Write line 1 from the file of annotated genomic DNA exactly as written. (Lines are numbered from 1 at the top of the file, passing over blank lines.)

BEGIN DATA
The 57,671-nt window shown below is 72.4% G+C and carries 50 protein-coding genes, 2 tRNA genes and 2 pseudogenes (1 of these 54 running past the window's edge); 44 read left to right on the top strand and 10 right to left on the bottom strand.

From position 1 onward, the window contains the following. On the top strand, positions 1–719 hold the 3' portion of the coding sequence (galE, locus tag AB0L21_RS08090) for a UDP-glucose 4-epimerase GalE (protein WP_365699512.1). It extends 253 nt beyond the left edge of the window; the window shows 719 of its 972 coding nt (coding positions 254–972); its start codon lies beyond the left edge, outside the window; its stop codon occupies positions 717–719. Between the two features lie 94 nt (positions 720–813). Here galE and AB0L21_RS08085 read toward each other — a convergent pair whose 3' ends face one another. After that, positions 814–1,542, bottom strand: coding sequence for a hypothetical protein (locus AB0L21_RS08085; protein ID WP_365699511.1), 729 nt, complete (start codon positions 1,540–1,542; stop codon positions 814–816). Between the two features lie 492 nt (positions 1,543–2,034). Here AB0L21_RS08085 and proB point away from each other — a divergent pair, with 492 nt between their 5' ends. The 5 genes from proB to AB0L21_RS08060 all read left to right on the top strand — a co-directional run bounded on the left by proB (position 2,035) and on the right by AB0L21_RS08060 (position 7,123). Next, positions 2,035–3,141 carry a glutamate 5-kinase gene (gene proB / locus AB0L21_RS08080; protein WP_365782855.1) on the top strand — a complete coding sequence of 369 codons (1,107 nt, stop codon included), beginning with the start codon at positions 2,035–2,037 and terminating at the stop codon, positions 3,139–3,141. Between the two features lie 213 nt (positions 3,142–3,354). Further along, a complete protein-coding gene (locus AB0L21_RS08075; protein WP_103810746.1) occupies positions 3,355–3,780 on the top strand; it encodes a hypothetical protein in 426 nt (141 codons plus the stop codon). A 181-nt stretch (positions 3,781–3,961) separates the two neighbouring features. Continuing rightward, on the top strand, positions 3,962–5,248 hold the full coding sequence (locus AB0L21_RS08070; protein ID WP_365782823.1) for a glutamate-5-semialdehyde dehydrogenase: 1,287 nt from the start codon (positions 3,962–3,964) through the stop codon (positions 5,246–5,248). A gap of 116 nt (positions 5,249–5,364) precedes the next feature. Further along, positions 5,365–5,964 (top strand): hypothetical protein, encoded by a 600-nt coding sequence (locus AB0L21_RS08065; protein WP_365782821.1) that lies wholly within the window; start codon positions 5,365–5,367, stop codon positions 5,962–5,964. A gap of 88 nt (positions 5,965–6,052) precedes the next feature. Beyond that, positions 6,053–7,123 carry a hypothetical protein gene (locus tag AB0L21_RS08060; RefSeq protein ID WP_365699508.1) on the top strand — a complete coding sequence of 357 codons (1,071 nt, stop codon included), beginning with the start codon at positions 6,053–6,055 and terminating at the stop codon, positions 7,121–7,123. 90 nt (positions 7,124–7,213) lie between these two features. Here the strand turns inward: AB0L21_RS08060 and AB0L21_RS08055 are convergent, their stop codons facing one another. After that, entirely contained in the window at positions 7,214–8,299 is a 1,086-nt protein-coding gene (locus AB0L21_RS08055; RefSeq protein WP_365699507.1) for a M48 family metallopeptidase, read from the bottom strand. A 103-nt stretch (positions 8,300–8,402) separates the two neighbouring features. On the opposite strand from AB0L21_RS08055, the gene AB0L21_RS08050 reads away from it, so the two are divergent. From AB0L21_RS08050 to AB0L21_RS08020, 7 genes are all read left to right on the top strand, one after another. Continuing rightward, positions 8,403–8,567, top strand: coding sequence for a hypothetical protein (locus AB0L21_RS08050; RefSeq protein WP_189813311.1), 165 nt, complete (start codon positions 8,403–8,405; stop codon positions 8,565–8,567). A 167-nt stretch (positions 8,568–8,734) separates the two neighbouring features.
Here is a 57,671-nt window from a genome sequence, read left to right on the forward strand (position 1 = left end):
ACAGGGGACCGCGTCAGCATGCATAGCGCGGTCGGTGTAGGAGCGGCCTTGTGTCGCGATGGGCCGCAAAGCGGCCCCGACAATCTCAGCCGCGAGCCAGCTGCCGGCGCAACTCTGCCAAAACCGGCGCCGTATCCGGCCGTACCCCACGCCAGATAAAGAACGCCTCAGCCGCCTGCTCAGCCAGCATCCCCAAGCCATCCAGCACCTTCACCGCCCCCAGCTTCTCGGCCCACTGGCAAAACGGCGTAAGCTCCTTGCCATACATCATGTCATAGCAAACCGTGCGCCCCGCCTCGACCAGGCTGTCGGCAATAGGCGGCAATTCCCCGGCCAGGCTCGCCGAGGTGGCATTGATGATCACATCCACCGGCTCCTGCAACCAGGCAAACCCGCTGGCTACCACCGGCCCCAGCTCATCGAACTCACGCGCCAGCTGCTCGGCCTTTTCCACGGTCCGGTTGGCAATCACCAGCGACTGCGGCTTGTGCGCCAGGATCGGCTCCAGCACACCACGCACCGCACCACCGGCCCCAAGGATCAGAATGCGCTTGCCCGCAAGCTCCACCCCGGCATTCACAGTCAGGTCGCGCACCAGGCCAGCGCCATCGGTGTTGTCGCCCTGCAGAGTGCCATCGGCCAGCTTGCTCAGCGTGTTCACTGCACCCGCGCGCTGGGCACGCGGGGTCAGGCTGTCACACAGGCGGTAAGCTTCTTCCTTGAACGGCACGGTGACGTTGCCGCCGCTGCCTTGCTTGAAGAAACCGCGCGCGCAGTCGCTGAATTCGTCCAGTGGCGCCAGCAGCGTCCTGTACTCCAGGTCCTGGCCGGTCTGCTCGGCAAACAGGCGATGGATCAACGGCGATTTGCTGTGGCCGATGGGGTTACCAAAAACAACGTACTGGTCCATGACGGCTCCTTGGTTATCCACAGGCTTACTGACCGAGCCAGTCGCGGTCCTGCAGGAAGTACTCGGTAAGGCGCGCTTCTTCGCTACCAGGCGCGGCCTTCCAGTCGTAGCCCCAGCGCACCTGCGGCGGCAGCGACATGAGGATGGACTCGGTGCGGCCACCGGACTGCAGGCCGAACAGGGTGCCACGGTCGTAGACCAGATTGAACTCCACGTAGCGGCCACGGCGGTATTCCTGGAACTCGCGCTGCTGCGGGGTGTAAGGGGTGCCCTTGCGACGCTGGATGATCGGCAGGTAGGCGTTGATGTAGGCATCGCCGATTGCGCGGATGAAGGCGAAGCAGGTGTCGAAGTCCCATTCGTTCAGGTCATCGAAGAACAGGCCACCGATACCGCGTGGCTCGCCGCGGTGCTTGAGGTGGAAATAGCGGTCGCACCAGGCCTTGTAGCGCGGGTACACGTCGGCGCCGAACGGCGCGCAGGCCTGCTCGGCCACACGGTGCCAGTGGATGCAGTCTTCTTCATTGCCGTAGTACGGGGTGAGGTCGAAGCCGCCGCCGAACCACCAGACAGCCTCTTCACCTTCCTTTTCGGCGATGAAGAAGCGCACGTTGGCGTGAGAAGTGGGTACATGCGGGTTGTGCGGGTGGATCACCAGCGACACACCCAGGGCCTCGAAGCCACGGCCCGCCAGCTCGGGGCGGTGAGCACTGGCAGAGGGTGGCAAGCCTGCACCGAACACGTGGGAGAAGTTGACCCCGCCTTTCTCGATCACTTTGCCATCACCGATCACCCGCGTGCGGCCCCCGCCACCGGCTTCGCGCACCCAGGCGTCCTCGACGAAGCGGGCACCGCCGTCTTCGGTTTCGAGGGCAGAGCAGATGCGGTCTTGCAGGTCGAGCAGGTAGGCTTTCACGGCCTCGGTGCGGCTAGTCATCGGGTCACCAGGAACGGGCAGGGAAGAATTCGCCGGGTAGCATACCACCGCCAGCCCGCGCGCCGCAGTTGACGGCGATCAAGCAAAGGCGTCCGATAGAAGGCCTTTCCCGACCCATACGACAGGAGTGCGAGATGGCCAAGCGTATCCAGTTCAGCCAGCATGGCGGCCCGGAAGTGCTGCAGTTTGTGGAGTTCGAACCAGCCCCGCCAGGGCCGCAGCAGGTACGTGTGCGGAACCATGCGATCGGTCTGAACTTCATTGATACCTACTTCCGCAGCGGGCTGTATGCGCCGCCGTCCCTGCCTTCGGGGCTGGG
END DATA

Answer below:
The 57,671-nt window shown below is 72.4% G+C and carries 50 protein-coding genes, 2 tRNA genes and 2 pseudogenes (1 of these 54 running past the window's edge); 44 read left to right on the top strand and 10 right to left on the bottom strand.